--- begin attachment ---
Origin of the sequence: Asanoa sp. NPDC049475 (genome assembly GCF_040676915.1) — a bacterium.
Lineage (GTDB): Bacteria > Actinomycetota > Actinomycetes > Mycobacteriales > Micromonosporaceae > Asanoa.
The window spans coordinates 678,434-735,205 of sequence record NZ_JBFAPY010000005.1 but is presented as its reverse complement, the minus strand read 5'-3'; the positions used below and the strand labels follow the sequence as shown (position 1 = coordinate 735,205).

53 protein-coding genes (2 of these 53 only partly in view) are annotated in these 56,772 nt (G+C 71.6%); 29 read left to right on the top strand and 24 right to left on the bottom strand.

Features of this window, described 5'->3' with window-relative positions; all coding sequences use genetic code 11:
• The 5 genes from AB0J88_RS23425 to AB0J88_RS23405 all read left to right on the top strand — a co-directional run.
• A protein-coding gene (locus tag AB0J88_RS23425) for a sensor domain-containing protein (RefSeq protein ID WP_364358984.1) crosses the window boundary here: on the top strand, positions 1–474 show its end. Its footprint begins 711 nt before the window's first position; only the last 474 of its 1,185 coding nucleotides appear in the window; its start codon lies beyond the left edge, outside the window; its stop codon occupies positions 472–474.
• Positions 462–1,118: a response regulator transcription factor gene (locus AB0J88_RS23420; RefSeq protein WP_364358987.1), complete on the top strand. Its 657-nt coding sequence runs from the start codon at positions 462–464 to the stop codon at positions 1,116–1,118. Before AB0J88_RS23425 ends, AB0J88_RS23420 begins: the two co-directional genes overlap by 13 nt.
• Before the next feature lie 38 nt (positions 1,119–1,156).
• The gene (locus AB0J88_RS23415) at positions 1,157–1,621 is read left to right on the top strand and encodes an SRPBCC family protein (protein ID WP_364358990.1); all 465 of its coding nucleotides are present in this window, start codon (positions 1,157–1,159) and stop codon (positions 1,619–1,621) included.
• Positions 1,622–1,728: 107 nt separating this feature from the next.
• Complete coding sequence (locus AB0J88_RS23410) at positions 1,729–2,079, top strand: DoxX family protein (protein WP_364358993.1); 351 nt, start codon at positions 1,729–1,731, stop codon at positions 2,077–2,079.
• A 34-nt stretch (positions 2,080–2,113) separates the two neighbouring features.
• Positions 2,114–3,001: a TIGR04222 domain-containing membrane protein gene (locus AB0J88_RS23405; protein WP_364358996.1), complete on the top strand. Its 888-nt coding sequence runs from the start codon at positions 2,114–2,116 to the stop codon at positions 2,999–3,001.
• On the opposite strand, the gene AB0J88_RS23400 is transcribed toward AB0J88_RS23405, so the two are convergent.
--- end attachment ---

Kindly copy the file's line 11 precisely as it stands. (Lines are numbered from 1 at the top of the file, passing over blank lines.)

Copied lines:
• Positions 1,622–1,728: 107 nt separating this feature from the next.